Jackson Santy ’13
And just like the hard hits and clutch moments we saw this past February, Oscar night will deliver quite the same thing.
With the countless five star films that have received nominations this year, there will be a hard fought battle between them to see who will rein champion of each category.
Here are my predictions.
Cinematography: “The Tree of Life”
Just watch the trailer—then you’ll be convinced.
Documentary: “Undefeated” or “If a Tree Falls: A Story of the Earth Liberation Front”
This year, the Best Documentary category is a complete tossup.
Both potential winners are both relatively unknown, yet were both gripping films.
“Undefeated” follows an about as inner-city as it gets Memphis high school football team and their grueling journey to a perfect season.
“If a Tree Falls” explores the inner workings of the “Earth Liberation Front,” a revolutionary movement devoted to crippling facilities involved in deforestation, which some people refer to as “eco-terrorists.”
“If a Tree Falls” is just as groundbreaking as “An Inconvenient Truth,” telling a compelling story of the differences of opinion over what constitutes desperate measures, and how easily we as Americans throw around terms like terrorism.
Animated Feature: “Rango”
In the absence of any Pixar films, this year is anybody’s game.
Without any “Wall-E’s” or “Toy Story’s” the animated feature category has remain pretty quiet.
Actor in a Leading Role: George Clooney in “The Descendants”
Let’s face it, everybody knows whose name they’re going to call when this award is presented.
George Clooney has had a monumental year for an actor this year, starring in not one, but two blockbusters (“The Ides of March.”)
Clooney is one of the most admired and beloved actor in Hollywood and he’s backed by an incredible performance in “The Descendants.”
Although some are saying that “The Artist’s” Jean Dujardin could very well pull out an upset (just as he did at the Screen Actors Guild awards weeks earlier), I think it’s safe to say Clooney’s got this one in the bag.
Actress in Leading Role: Meryl Streep “The Iron Lady”
Meryl Streep, those two words alone simply scream Oscar winner.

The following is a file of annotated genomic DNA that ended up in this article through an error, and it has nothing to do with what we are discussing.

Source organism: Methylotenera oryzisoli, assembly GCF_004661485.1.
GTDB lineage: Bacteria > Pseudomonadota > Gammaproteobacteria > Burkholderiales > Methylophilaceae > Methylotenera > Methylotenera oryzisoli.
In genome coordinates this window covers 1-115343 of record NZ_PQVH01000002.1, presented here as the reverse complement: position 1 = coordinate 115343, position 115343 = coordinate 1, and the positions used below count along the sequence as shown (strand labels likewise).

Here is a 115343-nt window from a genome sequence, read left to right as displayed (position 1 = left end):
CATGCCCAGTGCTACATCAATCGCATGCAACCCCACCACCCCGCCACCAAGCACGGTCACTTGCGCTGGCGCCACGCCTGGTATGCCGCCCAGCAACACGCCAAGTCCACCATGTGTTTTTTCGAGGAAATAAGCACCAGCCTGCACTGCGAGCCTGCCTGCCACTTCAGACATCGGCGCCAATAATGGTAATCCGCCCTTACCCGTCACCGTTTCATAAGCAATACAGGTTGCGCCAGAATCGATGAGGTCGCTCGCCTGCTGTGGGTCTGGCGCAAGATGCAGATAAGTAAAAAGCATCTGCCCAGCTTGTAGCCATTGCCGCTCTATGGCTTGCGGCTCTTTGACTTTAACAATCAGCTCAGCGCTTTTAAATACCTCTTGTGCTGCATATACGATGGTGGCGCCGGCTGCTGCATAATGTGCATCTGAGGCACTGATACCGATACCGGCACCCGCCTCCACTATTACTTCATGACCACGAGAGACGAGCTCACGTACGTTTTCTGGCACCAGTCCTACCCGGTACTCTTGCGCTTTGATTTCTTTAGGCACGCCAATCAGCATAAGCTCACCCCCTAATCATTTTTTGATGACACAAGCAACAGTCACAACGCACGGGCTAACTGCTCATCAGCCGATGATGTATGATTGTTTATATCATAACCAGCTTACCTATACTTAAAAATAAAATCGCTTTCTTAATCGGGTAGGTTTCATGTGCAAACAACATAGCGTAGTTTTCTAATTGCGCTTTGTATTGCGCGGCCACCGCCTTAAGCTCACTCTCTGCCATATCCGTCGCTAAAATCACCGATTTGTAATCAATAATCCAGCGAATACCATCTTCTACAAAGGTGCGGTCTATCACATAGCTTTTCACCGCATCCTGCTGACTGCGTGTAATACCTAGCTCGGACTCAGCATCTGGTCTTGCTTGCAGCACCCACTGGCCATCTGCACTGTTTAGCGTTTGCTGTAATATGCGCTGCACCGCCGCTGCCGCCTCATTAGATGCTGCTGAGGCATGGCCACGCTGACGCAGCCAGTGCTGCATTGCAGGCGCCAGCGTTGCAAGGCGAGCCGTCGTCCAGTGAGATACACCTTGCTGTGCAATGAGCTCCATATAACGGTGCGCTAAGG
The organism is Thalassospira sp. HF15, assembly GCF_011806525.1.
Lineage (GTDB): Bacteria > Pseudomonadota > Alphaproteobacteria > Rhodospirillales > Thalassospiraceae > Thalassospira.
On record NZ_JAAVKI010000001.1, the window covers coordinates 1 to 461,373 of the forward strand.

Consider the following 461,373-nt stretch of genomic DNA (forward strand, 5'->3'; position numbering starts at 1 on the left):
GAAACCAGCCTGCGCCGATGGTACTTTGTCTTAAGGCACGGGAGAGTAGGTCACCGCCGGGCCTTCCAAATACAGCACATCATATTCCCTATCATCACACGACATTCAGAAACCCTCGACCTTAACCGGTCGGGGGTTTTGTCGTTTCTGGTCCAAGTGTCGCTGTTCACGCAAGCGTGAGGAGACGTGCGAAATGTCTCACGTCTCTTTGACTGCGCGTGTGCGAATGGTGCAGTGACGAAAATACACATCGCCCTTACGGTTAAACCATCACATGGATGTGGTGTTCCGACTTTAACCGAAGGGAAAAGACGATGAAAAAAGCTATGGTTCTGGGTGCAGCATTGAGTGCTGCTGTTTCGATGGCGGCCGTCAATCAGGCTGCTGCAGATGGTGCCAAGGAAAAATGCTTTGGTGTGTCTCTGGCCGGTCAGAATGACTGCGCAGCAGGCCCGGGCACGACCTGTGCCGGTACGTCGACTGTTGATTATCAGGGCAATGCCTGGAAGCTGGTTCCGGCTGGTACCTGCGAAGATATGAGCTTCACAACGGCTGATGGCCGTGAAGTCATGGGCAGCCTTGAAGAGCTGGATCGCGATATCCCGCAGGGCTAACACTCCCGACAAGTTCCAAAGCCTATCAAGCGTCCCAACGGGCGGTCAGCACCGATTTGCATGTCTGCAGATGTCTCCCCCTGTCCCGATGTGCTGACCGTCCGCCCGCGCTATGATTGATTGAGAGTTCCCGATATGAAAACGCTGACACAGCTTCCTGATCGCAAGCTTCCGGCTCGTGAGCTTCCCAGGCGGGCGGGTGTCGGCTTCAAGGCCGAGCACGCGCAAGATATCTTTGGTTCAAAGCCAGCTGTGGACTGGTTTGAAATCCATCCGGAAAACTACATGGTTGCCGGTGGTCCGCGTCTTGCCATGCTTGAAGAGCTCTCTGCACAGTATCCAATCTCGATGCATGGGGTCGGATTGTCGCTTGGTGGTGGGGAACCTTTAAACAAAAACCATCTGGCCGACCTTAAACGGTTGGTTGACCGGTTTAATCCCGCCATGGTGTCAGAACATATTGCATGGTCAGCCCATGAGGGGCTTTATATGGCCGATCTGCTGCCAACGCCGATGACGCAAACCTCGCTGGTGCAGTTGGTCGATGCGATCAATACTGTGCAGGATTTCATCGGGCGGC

Meryl Streep, the reigning Academy Queen has been up for the statuette a record 17 times in her career and when she sees her name next to that Oscar, she intends on getting it.
Her latest nomination is for her role as Margaret Thatcher in the biopic “The Iron Lady.”
Although the film itself received less than mediocre reviews, Streep worked her magic and made it what it was.
Because of the film as a whole’s review, people are saying that Viola Davis will win for her lead in “The Help” but I say otherwise. Queen Meryl is in her throne and she will remain there.
Actor in a Supporting Role: Christopher Plummer “Beginnings”
If there’s anything that the Academy loves, it’s an actor playing against his character type and emerging victorious.
This is the precise reason why both Jonah Hill got on base for “Moneyball” and Christopher Plummer was nominated for “Beginnings.”
Second-time nominee and almost-definite first-time winner Christopher Plummer is set to win for his poignant role as a fatally ill senior who’s just fallen out of a long time marriage and come out of the closet in “Beginners.”
Actress in a Supporting: Octavia Spencer “The Help”
Over the past few years, the category of best supporting actress has been full to the brim with magnificent talent.
However this year, it has rather died down.
Sure each nominee delivered stellar performances, but this year lacks the Helena Bohnam Carter’s, Maggie Gyllenhaall’s and Penelope Cruz’s, all duking it out in one category with predicting the winner being nearly impossible.
Although we all got a good laugh when Melissa McCarthy got a surprise nomination for “Bridesmaids,” she unfortunately will not be going home with the golden statuette.
This year it comes down to Bérénice Bejo in her vivacious performance in “The Artist” and Octavia Spencer with her performance alongside former Xavier Gator, Emma Stone, as the tough-but-vulnerable, African-American maid Minnie in “The Help.”
Directing/Best Picture: “The Artist”
“The Artist” is a crowd-pleasing homage to the wonderment of silent cinema; the film is jubilant and craftily ingenious with charming performances and visual styling.
Upon its release, “The Artist” was almost completely unknown, but eventually word spread about this now instant-classic silent film and its all the rage in the film world.
Despite it being a silent film, “The Artist” will be making a lot of noise come Oscar night.